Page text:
A github repo with related content is here.
One aspect of AWS Amplify is that it can easily provide a managed backend for an Amplify served frontend; there are two primary options: (i) a REST backend or (ii) a GraphQL backend. Obviously, for this simple case a GraphQL backend was not appropriate.
For a small project I’m working on, I wanted to set up content-oriented site comprising only of static content — Hugo was a natural choice. As I’m experimenting with AWS generally, I had a look at how AWS Amplify could be used to host it. Here, I discuss how I deployed the site to Amplify addressing these two points:
Content to test this out is provided in this repository…
In a previous post, I described how the widely use go-swagger module could be used in a Lambda/API Gateway context. A limitation of this solution, imposed by go-swagger is that it only supports Swagger/OpenAPI v2.0 (OpenAPI Specification 2 — OAS2); with OpenAPI v3.0 (OpenAPI Specification 3 — OAS3) support becoming increasingly important, it was interesting to explore how an OAS3 solution can be realised. One specific driver for this is that the AWS API Gateway HTTP API only supports OAS3; OAS2 is not supported.
This post, then, considers the following points:
AWS provides support for Swagger/OpenAPI defined REST APIs as well as a go runtime; however, it is not entirely clear how best to work with these, especially if you’re used to using go-swagger for go REST APIs in a non-AWS context. Here I describe how the API Gateway, go Lambda functions and the go-swagger module can work together. Two specific points are addressed here:
In a previous post, I described how I used Go on Frontend (FE) and Backend (BE) to create a simple Todo application: the FE was implemented using Vugu, the BE was implemented as Lambda functions on AWS — a secure Swagger defined API was used for FE/BE communication. Here, I wanted to consider asynchronous communications between FE and BE and hence I describe how I implemented the asynchronous variant of the Todo application.
Adding API security involved a complete frontend rewrite and some reasonably well documented changes to the AWS API Gateway based backend: AWS Cognito was chosen as the basis of the security solution as I was already working within the AWS ecosystem.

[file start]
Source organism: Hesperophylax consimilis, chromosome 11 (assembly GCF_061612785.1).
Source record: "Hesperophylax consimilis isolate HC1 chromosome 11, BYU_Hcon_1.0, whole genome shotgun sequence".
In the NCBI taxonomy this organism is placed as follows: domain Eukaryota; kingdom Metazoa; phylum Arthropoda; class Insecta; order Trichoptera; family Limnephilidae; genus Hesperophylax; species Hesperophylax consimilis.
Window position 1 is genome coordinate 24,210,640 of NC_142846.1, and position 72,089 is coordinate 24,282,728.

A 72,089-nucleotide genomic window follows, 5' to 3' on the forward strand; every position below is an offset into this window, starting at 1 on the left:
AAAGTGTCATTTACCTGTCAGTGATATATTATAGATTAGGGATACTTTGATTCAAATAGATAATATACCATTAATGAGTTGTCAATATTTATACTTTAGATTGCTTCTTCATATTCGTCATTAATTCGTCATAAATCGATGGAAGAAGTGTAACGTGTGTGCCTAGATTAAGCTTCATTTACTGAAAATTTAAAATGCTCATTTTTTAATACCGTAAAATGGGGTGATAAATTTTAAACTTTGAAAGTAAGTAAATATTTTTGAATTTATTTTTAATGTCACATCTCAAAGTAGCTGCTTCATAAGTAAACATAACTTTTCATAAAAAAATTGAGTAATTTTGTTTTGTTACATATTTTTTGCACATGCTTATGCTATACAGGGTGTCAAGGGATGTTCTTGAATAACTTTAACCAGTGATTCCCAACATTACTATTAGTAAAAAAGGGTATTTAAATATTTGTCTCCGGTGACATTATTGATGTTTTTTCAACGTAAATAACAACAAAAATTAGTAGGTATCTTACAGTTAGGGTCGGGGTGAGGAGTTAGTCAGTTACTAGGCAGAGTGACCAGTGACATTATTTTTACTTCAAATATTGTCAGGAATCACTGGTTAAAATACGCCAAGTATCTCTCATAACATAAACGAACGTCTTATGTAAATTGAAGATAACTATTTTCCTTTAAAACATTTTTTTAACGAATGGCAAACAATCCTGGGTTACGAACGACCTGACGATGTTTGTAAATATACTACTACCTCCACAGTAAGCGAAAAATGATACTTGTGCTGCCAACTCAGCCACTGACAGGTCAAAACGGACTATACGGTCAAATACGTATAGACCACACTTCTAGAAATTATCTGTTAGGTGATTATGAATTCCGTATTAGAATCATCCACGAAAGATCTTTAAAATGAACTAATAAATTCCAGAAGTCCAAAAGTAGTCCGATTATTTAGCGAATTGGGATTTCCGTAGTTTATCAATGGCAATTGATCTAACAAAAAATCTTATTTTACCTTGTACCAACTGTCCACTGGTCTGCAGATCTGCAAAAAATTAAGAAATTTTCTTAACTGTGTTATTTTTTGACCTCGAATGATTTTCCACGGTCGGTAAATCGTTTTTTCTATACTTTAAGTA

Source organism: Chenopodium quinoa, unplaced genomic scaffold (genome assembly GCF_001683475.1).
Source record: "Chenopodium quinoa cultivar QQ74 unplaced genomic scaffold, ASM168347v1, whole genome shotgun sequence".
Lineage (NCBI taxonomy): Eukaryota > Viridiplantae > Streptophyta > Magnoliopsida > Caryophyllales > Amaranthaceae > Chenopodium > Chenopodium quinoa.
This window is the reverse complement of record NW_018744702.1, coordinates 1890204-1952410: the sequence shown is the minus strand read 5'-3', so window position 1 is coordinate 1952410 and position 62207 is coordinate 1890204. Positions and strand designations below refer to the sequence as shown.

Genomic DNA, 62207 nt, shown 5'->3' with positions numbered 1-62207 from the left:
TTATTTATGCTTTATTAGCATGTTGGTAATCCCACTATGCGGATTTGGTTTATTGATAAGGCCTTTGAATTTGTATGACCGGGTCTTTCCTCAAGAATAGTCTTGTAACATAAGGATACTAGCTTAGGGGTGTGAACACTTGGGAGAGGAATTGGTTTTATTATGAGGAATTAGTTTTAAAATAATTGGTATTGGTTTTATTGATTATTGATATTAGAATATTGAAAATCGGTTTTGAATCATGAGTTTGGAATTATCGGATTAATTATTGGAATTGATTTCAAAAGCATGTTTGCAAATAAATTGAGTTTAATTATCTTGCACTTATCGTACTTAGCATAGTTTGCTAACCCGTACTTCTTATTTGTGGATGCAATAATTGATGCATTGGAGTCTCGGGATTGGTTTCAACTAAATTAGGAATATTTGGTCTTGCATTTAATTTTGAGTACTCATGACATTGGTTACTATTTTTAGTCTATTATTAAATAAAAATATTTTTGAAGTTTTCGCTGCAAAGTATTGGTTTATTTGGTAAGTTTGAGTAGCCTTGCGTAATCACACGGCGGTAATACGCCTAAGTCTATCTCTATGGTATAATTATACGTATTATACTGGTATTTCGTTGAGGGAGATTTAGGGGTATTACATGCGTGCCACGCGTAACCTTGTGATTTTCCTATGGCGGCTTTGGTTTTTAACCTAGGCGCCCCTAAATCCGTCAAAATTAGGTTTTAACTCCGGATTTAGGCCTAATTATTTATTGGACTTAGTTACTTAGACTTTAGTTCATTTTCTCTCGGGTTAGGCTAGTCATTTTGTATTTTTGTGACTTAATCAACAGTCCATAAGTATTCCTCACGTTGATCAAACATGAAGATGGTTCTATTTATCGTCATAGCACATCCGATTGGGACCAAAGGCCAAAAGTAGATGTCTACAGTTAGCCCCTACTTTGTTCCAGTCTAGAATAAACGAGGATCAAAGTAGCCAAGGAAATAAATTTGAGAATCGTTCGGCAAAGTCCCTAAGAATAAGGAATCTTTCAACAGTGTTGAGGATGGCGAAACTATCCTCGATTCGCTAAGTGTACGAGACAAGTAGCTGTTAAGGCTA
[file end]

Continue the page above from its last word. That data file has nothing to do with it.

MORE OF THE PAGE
Limitations of vecty when supporting OAuth Flows
The previous frontend was written using the
vecty Go frontend framework; this is certainly a nice framework which proved (for me) a good…
In previous posts, I described how I put together a simple todo application which uses Go on the Frontend (FE) and AWS Lambda functions running Go on the Backend (BE). In the previous implementation, the FE-BE communication was done using the standard Go
net/http mechanisms — creating a request, calling the
Do() method and parsing the response. Although this worked, it was obviously suboptimal to have a Swagger defined API on the BE and not use this at all on the FE. Here I describe how I was able to use the Swagger auto-generated client code in the FE.
In previous posts (entry point), I described how it’s possible to use Go for both frontend and backend for a toy application. This initial work was basic and I wanted to delve a little deeper. Here I report on my experience getting a (slightly) more sophisticated frontend operational using Go.
As this was simply an experiment, I wanted to understand what was involved in creating a simple todo app with the…
I first decided to bring up a backed on AWS which offered a Swagger defined REST API to a data model persisted in Dynamodb realized with Lambda functions.
This of, course, is well trodden ground and there are many reports on how to do similar things; there is no point in repeating here what is already known. I will however note a couple of specific observations relating to this design which were not obvious to me when I started:
Tech Tinkerer, Curious Thinker(er). Lost Leprechaun. Always trying to improve.